Flames of Bedlam

Ch1.1 .. Fateful Meeting

I didn’t know people like these existed in our world. All I’d known was the downtrodden captives that my people had become, the Invaders (who turned out to be people in machines), and the Adversary (who were also people, but killing curs).

These people were new to me. They smelt nothing like the clans or the Invaders. They smelt of wood smoke, forests and freedom.

And while they walked with apprehension, watching the treeline for danger, they were unmarred by the scars and wounds of war. I could sense their spirit, still within them, pure and unbroken.

It made me hungry.

I forced my mind on the bigger thing at hand. These people, though they weren’t captives of the Invaders, were like me. They were like our clan. They had creature-spirits waiting for them in the Glade.

They could become my servants.

I pondered what it would be like to have servants who weren’t broken by the rages of battle and servitude. What were people like when they only knew freedom and forests and wood fires?

Would they make better, more spirited beasts? Or would they be harder to control?

No matter. I knew the Chaos controlled everything in the end. Perhaps it was even controlling me right then. Just as long as the enemy knew my misery, I was content to allow it to chew away at my body and sanity.

It probably wouldn’t be much longer.

My booted foot came down heavily on an extra loud twig. Yeah, you know that snapped branch cliche? It happened to me. Right here, right now. As I was stalking these people and wondering how their spirits would taste. What did I ever do to deserve that?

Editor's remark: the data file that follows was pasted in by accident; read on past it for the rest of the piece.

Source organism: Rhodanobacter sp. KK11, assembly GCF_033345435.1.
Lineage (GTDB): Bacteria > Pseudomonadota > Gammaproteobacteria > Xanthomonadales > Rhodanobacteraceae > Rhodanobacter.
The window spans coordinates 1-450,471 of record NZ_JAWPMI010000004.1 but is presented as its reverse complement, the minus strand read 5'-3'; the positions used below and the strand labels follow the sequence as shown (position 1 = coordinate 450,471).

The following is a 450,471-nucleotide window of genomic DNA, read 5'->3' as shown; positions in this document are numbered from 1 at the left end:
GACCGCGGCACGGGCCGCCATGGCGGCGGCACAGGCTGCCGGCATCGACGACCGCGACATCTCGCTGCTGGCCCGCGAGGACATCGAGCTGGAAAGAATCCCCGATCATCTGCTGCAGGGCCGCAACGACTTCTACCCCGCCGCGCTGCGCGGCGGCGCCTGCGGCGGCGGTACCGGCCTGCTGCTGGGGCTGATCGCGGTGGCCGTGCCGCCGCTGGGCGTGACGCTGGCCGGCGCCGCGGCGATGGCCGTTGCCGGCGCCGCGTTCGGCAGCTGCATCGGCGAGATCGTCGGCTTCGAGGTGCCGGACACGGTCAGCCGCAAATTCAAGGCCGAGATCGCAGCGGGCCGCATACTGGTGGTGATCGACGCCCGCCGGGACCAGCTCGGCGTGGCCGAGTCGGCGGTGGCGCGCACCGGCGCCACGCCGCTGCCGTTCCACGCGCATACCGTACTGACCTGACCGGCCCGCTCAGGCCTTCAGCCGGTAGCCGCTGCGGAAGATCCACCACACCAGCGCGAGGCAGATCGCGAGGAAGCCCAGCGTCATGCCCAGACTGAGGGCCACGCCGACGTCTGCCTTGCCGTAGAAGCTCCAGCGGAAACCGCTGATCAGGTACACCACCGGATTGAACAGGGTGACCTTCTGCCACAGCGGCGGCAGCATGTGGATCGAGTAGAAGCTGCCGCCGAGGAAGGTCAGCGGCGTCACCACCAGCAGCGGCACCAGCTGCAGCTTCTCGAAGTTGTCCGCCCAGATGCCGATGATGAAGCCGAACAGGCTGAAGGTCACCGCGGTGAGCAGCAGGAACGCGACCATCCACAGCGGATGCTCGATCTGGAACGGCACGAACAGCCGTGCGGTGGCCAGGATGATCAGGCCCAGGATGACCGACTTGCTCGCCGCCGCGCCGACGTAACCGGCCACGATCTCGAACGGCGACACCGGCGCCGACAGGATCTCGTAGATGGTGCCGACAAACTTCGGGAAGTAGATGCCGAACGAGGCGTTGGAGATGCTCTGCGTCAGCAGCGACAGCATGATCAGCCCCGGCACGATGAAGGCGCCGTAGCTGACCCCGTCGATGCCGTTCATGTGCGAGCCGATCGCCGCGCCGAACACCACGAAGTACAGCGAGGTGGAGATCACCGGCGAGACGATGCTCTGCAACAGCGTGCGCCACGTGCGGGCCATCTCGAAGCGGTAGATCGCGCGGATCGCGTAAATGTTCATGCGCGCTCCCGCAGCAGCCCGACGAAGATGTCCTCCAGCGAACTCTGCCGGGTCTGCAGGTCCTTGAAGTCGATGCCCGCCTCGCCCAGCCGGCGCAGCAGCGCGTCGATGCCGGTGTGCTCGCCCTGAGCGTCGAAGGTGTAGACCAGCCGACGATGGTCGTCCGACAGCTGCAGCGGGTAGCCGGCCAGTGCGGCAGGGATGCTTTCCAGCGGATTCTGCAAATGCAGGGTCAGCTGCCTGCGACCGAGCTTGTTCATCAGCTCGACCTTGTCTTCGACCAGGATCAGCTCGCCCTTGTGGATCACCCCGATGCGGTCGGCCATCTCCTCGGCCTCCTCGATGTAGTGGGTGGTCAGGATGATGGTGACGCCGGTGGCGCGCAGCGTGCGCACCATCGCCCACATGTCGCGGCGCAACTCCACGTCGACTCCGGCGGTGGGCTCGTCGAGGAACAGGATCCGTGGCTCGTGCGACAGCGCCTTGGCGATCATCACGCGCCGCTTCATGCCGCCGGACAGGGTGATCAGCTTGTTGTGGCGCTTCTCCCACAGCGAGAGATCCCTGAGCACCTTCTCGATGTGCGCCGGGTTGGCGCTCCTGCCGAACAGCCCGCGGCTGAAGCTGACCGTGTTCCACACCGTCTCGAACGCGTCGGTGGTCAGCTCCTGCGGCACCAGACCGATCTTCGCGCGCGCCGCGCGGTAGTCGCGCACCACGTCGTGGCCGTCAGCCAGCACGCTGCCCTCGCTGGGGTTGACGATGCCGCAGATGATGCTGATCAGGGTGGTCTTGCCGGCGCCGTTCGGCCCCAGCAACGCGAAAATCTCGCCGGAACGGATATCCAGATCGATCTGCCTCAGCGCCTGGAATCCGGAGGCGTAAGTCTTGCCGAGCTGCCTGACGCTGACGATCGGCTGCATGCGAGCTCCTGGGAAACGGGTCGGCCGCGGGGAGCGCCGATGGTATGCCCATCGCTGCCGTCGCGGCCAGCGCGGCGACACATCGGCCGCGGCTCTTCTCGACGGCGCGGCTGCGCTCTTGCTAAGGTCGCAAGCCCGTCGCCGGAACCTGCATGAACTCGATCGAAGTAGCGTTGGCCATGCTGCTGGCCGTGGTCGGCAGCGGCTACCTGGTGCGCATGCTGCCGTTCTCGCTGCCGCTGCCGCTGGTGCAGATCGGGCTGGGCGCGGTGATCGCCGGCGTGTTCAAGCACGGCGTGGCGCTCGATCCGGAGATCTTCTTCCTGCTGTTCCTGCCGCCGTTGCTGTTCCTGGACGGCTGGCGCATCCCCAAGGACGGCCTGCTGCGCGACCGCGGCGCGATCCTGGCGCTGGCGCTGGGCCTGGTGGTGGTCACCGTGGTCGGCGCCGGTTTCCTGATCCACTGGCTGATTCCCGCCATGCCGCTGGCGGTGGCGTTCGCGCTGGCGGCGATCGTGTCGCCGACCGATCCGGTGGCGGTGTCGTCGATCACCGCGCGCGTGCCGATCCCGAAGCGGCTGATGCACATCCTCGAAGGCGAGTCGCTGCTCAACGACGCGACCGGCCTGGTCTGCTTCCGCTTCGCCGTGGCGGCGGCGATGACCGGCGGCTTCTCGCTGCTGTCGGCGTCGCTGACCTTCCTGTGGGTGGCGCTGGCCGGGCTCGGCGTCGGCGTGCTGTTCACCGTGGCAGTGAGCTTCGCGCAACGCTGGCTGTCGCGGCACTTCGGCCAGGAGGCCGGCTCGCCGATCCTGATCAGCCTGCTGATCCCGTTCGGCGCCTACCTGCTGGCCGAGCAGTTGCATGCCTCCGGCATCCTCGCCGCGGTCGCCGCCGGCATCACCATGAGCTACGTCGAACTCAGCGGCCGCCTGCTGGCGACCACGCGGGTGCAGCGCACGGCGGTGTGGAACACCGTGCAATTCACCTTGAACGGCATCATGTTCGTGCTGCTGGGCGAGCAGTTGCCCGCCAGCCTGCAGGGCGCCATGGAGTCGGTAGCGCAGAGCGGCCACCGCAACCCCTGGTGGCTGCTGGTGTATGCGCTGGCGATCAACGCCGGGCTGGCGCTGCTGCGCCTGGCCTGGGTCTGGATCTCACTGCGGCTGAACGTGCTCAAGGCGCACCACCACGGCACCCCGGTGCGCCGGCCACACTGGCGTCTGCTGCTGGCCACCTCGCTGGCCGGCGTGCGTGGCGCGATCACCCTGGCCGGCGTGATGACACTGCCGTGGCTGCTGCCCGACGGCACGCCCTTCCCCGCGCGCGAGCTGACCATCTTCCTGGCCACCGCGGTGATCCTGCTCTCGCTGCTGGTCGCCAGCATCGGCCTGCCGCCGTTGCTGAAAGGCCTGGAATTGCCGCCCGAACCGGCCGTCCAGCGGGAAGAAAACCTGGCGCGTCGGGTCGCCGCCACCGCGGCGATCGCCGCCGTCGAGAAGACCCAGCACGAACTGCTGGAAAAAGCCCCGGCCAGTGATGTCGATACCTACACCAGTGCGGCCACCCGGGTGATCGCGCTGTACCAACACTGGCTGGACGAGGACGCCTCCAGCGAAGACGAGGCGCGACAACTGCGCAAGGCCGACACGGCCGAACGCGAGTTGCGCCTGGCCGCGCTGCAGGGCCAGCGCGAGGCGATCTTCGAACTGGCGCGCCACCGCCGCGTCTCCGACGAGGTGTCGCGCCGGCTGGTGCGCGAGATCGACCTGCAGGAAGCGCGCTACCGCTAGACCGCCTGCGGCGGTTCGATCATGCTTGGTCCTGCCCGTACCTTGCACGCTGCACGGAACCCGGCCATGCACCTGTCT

The group of people stopped, instantly on alert. They circled, the tougher ones standing on the outside, the younger ones protected within. The one at the head of the group pulled a light blade from his side.

I’d never seen such a weapon before. It was marvelous.

I decided that I simply must have it.

And them.

“Greetings travellers,” I welcomed them as I stepped out of the treeline. I made sure that my cloak well-hid my strange fin-ears, and forced my eager stride into a more casual walk. “I apologize if I startled you.”

They looked at me as if I’d grown a second head.

Hmmm. A two-headed beast. Now that’s actually a good idea.

The man with the shiny weapon lowered it a bit, his face awash with puzzlement. His armor was in piecemeal parts, though he didn’t fully look like a warrior to my trained eyes. He wore a thick blue band around his forehead, half hidden by his strangely-colored hair. I knew enough about things to recognize a leader’s mark.